Welcome to our Book Club series. Reading has always been a part of my life, for as long as I can remember, and I’ve always had a curiosity into what other people were reading, often questioning my family members about the books they had on their shelves or at the pool. Over the last few years, I’ve reconnected with that joy and it has become a constant with my friends, sharing our recent favourite reads, what we’ve taken away from them and what we are excited about exploring next. Bringing those conversations to 909, our Book Club series will delve deeper into other creative’s reading history from what they enjoyed when they were growing up, their most impactful read, quotes and more. In order to extend this community of readers, there is a bonus question for those who answer where they recommend a book(s) to next person who contributes to the club.
After an accidental hiatus, the 909 Book Club returns with an insightful edition with Canadian-born, London-based producer and DJ Colin Moir who has released under monikers Mor Air and Spurz – now DJing as Slipped Disc. Colin hosts a stunning monthly show on Threads Radio where he leans into ambient, experimental and drone soundscapes – a show I’ve had the pleasure of guesting on in May which you can listen back to here. In this Book Club, Colin talks about the outdated reading curriculum in the small town in Canada where he grew up, the book that allowed him to express how he sees best to engage with life, and more.
Your favourite childhood book?
I’m from a really small town in Canada (Winfield, stand the fuck up!) and our elementary school had a wildly outdated reading curriculum but one of the books—Jean Craighead George’s ‘My Side Of The Mountain’, about a kid who gets stranded in the woods and somehow figures out how to survive for years—was something I really enjoyed… probably because my husky 9 year-old ass knew I’d last about 3 days tops in the same situation.
Another one from a little later on was Stephen King’s ‘Hearts In Atlantis’, which is three shorter stories taking place across the 1950s-1970s hemmed together by connection characters. Something really beautiful about the way the innocence of the earlier decades are juxtaposed against the violence and chaos of the latter, with the ‘otherworldly’ element just lingering in the background.
Like most film adaptations of King’s books, the movie version is truly abysmal and largely unnecessary, despite Anthony Hopkins’ best efforts.
Most impactful/influential book you’ve read?
Jean-Paul Sartre’s ‘Being and Nothingness’ hit me pretty hard as a teenager. I wasn’t raised in any faith, which I’m largely quite thankful for as it left me to find my own purpose and meaning to life (still a work in progress of course) but struggled to find a way to relate to that meaning outwardly. Though I didn’t take on all its points, it provided me with a beginner’s lexicon to express how I see best to engage with the tangible life in front of us and operate as an individual within it.
A quote that has stuck with you?
“Fools and children should never see work half-finished”. It’s just something my dad has said forever, but the longer I’m alive, the truer it rings.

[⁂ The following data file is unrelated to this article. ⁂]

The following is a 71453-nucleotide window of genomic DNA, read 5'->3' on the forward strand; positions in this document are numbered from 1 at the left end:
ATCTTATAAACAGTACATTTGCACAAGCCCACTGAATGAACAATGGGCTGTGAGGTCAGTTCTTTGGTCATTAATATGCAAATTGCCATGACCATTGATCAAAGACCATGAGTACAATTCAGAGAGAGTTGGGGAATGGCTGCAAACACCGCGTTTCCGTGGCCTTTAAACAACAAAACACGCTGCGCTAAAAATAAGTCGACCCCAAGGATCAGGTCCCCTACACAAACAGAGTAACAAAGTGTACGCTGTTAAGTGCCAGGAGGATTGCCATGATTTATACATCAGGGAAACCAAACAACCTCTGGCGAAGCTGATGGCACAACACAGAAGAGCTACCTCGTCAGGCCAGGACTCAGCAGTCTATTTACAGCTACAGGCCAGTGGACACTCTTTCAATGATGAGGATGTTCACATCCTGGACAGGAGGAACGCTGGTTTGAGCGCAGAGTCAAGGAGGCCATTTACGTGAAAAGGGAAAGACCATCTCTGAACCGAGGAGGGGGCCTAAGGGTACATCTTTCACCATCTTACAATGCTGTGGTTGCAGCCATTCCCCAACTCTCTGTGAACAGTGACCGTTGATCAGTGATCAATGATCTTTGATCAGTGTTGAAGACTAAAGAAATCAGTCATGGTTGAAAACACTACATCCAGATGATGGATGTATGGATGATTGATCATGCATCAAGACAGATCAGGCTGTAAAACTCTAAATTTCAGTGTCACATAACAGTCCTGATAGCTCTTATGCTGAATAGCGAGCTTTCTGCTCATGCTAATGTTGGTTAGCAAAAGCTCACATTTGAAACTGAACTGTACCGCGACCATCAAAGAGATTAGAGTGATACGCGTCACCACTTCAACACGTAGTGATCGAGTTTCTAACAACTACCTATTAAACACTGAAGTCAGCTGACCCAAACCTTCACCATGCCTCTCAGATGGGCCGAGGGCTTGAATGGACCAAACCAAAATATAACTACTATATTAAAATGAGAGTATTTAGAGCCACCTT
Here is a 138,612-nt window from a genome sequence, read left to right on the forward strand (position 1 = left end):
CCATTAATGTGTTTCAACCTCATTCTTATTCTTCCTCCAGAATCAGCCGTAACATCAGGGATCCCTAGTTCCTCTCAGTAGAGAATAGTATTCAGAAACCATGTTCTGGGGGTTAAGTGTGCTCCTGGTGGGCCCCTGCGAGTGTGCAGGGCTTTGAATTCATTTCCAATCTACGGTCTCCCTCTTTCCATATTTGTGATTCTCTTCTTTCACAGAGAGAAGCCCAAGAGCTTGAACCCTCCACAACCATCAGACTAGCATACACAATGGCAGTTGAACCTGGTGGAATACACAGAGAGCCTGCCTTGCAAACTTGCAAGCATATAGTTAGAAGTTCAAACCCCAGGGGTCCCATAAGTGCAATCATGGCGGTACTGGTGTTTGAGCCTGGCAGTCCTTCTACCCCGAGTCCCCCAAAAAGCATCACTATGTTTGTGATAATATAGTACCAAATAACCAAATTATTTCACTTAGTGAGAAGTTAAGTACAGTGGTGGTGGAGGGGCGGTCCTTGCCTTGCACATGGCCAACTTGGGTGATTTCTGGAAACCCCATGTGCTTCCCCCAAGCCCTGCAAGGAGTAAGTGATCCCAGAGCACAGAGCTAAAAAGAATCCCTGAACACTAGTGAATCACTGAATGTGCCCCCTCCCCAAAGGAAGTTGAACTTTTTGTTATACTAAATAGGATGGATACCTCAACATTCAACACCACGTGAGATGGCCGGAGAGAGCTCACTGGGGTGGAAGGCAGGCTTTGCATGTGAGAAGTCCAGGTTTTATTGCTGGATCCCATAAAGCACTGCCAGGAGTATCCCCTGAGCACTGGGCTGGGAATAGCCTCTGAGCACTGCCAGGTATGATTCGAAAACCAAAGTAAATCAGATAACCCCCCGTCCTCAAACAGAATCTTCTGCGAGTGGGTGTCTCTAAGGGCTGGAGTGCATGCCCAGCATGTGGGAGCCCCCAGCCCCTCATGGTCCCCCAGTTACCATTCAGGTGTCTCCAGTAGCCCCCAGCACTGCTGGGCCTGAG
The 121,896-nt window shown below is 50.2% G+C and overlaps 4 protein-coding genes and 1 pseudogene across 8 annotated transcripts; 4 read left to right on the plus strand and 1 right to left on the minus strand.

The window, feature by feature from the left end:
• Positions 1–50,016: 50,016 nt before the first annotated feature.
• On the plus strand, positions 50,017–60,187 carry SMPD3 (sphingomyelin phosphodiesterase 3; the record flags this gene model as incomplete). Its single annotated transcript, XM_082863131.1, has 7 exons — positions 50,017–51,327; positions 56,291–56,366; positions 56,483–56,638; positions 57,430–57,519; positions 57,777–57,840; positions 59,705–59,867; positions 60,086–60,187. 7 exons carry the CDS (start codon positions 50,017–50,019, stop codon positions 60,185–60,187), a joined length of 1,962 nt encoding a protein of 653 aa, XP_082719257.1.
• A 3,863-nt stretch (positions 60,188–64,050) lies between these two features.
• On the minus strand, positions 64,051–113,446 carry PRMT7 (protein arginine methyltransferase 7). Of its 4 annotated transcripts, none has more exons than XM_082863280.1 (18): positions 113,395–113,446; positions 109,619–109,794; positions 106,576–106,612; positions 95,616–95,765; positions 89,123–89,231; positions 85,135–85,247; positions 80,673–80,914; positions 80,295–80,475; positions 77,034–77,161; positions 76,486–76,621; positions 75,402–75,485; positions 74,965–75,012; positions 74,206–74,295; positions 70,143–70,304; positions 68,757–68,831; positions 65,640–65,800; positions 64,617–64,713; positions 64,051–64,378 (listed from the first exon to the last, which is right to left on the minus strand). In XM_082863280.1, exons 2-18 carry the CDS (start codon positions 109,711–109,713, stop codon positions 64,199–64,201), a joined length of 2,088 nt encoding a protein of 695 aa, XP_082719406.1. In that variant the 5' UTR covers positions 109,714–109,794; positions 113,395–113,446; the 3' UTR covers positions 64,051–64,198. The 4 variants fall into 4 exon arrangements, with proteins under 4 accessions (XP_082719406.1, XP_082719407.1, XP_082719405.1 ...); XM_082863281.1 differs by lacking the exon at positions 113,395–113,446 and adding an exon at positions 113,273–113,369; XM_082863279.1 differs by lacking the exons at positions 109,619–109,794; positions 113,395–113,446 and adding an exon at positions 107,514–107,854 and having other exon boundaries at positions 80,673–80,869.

Too many to list just one!
Chuck Klosterman has been a favourite forever, his newest one ‘The Nineties’ is pretty excellent.
Gavin Hills is sadly no longer with us, but his writings for The Face and a host of other music/culture publications is a beautiful sliver of youthful joy, hubris, hope and frustration frozen in amber. If you can find a reasonably priced copy of the long out-of-print ‘Bliss To Be Alive’, it’s money well spent.
I read a lot of non-fiction, usually revolving around politics, environmental action/green initiatives, feminism and human rights.
For fiction, I love surreal humour, horror and certain sci-fi. I’ve also been known to indulge in the odd comic book.
Also have an undying love for poetry and implore every single person up their intake by at least 50%.
A book that you recommend everyone should read in their lifetime?
If you’re under the age of 80 and use the internet, Jillian York’s “Silicon Values: The Future of Free Speech Under Surveillance Capitalism” is a must read. A straight-forward look at how we’ve let a handful of woefully unqualified dipshits become the arbitrators of free speech online, along with some case studies as to why that has been—and will continue to be—a bad move.
Your favourite setting to read in?
First thing in the morning, in bed with a primo cup of black coffee, preferably with some droney music and a bit of incense burning
Are you someone who shares books with friends? If so, which book have you shared recently?
I used to pride myself on having a library, but one move to a different city or country will highlight why physical mediums can be a pain (see also: owning a vinyl record collection). As such, most of my books are digital, but I’m a frequent recommender, as proven in earlier questions.
What are you currently reading?
I just finished ‘Falling Down: The Conservative Party and the Decline of Tory Britain’ by Phil Burton-Cartledge, which takes a long-view look at the modern Conservative party, its tactics and how it’s quickly eroding it’s dwindling and ageing voter base in order to cling to power.
You can’t defeat an enemy if you don’t know it’s weaknesses – as we currently look towards more months of strike action across increasing sectors (solidarity with all workers, striking and not!), this book offers a great fresher into the (tired and unoriginal) tricks that party can and already has pulled, and the ways we can unify to combat them at every turn.
I’m currently re-reading ‘Like Art’, a collection of Glenn O’Brien’s (RIP) columns on advertising by the same name that ran in Artforum from 1985-1990.
Bonus recommend for next participant: ‘Hark’ – Sam Lipsyte
Photo credit: Miles Reay-Palmer